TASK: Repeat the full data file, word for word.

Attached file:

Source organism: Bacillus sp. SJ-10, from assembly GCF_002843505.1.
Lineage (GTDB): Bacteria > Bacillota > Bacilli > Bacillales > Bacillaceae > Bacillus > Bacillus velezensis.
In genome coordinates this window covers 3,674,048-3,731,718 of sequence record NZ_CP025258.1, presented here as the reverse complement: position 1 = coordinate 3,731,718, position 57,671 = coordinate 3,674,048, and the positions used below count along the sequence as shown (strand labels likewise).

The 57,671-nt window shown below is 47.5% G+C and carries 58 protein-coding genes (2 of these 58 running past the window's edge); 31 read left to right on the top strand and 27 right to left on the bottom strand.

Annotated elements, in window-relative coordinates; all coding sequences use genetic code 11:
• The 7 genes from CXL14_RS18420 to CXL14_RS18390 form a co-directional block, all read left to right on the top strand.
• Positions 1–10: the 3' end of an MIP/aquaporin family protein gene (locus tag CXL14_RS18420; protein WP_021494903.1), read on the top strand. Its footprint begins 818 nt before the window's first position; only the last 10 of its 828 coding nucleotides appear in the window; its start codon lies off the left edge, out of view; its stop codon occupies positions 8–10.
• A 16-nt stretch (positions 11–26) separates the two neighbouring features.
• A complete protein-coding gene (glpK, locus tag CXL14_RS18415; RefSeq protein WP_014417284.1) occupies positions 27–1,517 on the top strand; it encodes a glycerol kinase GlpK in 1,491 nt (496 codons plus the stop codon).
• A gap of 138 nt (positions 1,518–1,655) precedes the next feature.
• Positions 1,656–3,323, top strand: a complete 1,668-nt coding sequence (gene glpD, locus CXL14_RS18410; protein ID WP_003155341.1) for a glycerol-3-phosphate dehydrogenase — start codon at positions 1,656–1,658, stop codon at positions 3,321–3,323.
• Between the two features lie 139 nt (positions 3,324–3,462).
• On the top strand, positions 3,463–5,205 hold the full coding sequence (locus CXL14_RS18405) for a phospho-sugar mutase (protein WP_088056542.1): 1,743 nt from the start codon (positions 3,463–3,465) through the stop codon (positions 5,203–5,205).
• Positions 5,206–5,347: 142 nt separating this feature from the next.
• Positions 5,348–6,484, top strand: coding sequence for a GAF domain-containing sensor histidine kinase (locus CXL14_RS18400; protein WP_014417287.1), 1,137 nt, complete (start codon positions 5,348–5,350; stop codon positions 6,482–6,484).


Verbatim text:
Source organism: Bacillus sp. SJ-10, from assembly GCF_002843505.1.
Lineage (GTDB): Bacteria > Bacillota > Bacilli > Bacillales > Bacillaceae > Bacillus > Bacillus velezensis.
In genome coordinates this window covers 3,674,048-3,731,718 of sequence record NZ_CP025258.1, presented here as the reverse complement: position 1 = coordinate 3,731,718, position 57,671 = coordinate 3,674,048, and the positions used below count along the sequence as shown (strand labels likewise).

The 57,671-nt window shown below is 47.5% G+C and carries 58 protein-coding genes (2 of these 58 running past the window's edge); 31 read left to right on the top strand and 27 right to left on the bottom strand.

Annotated elements, in window-relative coordinates; all coding sequences use genetic code 11:
• The 7 genes from CXL14_RS18420 to CXL14_RS18390 form a co-directional block, all read left to right on the top strand.
• Positions 1–10: the 3' end of an MIP/aquaporin family protein gene (locus tag CXL14_RS18420; protein WP_021494903.1), read on the top strand. Its footprint begins 818 nt before the window's first position; only the last 10 of its 828 coding nucleotides appear in the window; its start codon lies off the left edge, out of view; its stop codon occupies positions 8–10.
• A 16-nt stretch (positions 11–26) separates the two neighbouring features.
• A complete protein-coding gene (glpK, locus tag CXL14_RS18415; RefSeq protein WP_014417284.1) occupies positions 27–1,517 on the top strand; it encodes a glycerol kinase GlpK in 1,491 nt (496 codons plus the stop codon).
• A gap of 138 nt (positions 1,518–1,655) precedes the next feature.
• Positions 1,656–3,323, top strand: a complete 1,668-nt coding sequence (gene glpD, locus CXL14_RS18410; protein ID WP_003155341.1) for a glycerol-3-phosphate dehydrogenase — start codon at positions 1,656–1,658, stop codon at positions 3,321–3,323.
• Between the two features lie 139 nt (positions 3,324–3,462).
• On the top strand, positions 3,463–5,205 hold the full coding sequence (locus CXL14_RS18405) for a phospho-sugar mutase (protein WP_088056542.1): 1,743 nt from the start codon (positions 3,463–3,465) through the stop codon (positions 5,203–5,205).
• Positions 5,206–5,347: 142 nt separating this feature from the next.
• Positions 5,348–6,484, top strand: coding sequence for a GAF domain-containing sensor histidine kinase (locus CXL14_RS18400; protein WP_014417287.1), 1,137 nt, complete (start codon positions 5,348–5,350; stop codon positions 6,482–6,484).